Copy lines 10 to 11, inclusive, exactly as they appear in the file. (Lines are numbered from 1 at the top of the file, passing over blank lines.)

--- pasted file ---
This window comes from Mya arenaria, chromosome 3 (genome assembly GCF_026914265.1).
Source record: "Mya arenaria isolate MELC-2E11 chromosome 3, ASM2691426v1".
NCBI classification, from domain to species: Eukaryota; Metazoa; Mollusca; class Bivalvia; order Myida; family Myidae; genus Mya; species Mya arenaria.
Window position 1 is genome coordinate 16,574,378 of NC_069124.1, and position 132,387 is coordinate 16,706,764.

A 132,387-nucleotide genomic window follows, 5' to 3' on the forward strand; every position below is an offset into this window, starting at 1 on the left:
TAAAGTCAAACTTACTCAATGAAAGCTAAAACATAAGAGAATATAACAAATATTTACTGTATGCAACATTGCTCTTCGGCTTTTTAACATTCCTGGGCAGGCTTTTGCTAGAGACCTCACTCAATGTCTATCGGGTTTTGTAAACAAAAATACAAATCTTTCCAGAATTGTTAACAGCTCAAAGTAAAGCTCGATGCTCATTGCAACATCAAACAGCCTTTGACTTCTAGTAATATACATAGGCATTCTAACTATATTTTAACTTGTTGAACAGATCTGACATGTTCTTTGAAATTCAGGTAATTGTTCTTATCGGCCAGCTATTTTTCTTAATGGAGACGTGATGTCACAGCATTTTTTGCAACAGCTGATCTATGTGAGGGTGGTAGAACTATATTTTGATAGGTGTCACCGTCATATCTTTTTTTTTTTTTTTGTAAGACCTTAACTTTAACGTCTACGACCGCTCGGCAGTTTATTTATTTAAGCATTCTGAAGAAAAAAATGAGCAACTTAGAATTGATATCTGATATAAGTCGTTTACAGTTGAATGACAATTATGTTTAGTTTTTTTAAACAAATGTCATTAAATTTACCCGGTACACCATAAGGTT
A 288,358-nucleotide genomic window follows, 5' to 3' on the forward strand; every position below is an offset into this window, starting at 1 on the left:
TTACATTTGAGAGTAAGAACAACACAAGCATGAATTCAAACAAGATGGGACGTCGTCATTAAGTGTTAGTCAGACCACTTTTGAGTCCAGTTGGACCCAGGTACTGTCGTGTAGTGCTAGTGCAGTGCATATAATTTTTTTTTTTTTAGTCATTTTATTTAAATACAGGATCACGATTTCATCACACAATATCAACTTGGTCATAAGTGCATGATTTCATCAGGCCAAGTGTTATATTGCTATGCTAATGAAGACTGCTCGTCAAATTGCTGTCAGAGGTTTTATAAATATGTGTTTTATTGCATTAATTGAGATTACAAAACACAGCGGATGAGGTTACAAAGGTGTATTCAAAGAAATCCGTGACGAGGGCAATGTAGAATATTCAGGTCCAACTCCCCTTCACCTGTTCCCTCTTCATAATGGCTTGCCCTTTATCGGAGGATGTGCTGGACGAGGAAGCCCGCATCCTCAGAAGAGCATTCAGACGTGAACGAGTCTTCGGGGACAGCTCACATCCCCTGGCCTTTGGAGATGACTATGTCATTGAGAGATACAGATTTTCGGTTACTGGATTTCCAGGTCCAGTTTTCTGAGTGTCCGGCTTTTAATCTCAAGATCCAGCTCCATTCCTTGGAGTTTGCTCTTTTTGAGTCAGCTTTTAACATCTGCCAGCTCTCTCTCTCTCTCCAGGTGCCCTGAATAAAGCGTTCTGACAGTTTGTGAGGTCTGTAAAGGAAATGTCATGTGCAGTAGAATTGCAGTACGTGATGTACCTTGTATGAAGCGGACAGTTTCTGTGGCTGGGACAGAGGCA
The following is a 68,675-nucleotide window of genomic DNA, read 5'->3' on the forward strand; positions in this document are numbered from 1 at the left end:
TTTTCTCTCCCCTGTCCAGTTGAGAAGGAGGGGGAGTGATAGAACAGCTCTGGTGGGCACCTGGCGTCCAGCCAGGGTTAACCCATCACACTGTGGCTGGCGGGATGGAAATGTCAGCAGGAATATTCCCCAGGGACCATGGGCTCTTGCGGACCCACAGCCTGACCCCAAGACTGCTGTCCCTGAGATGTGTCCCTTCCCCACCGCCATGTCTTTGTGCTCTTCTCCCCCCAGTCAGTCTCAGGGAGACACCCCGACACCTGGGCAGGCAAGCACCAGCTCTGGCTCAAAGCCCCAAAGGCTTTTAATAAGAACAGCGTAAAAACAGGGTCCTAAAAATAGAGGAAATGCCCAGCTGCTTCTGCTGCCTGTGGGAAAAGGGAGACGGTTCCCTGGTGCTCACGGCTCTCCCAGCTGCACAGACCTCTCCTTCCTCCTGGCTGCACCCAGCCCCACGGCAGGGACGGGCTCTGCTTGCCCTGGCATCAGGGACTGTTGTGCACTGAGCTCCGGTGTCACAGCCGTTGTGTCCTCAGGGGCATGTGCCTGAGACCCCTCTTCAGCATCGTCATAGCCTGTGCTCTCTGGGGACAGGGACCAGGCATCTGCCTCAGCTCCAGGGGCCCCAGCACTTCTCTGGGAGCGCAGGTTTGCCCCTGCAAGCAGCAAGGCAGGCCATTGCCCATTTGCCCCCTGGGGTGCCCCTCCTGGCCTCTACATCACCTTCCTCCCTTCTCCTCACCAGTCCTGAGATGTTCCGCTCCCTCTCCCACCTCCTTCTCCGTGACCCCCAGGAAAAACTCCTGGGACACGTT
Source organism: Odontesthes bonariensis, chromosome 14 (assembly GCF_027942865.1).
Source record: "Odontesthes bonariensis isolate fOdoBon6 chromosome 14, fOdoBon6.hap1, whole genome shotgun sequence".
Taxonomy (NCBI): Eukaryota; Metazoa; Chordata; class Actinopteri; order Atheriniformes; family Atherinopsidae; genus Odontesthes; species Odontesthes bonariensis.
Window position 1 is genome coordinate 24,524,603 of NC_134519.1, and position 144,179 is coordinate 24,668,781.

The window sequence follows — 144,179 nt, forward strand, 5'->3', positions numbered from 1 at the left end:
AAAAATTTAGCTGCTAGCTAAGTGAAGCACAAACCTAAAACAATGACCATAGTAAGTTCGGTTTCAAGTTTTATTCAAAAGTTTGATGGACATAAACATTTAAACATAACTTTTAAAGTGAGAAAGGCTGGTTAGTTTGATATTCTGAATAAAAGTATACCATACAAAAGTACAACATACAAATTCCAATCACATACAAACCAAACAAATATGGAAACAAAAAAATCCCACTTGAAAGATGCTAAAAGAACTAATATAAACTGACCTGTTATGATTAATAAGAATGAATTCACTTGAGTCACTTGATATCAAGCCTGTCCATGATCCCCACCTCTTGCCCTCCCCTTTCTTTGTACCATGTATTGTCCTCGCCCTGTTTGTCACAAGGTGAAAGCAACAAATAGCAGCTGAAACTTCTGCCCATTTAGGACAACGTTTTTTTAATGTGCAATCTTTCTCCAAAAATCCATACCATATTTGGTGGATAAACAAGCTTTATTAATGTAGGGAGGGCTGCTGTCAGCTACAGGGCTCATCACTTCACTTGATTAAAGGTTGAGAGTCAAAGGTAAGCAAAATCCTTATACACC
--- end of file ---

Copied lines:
TTTTCTCTCCCCTGTCCAGTTGAGAAGGAGGGGGAGTGATAGAACAGCTCTGGTGGGCACCTGGCGTCCAGCCAGGGTTAACCCATCACACTGTGGCTGGCGGGATGGAAATGTCAGCAGGAATATTCCCCAGGGACCATGGGCTCTTGCGGACCCACAGCCTGACCCCAAGACTGCTGTCCCTGAGATGTGTCCCTTCCCCACCGCCATGTCTTTGTGCTCTTCTCCCCCCAGTCAGTCTCAGGGAGACACCCCGACACCTGGGCAGGCAAGCACCAGCTCTGGCTCAAAGCCCCAAAGGCTTTTAATAAGAACAGCGTAAAAACAGGGTCCTAAAAATAGAGGAAATGCCCAGCTGCTTCTGCTGCCTGTGGGAAAAGGGAGACGGTTCCCTGGTGCTCACGGCTCTCCCAGCTGCACAGACCTCTCCTTCCTCCTGGCTGCACCCAGCCCCACGGCAGGGACGGGCTCTGCTTGCCCTGGCATCAGGGACTGTTGTGCACTGAGCTCCGGTGTCACAGCCGTTGTGTCCTCAGGGGCATGTGCCTGAGACCCCTCTTCAGCATCGTCATAGCCTGTGCTCTCTGGGGACAGGGACCAGGCATCTGCCTCAGCTCCAGGGGCCCCAGCACTTCTCTGGGAGCGCAGGTTTGCCCCTGCAAGCAGCAAGGCAGGCCATTGCCCATTTGCCCCCTGGGGTGCCCCTCCTGGCCTCTACATCACCTTCCTCCCTTCTCCTCACCAGTCCTGAGATGTTCCGCTCCCTCTCCCACCTCCTTCTCCGTGACCCCCAGGAAAAACTCCTGGGACACGTT
Source organism: Odontesthes bonariensis, chromosome 14 (assembly GCF_027942865.1).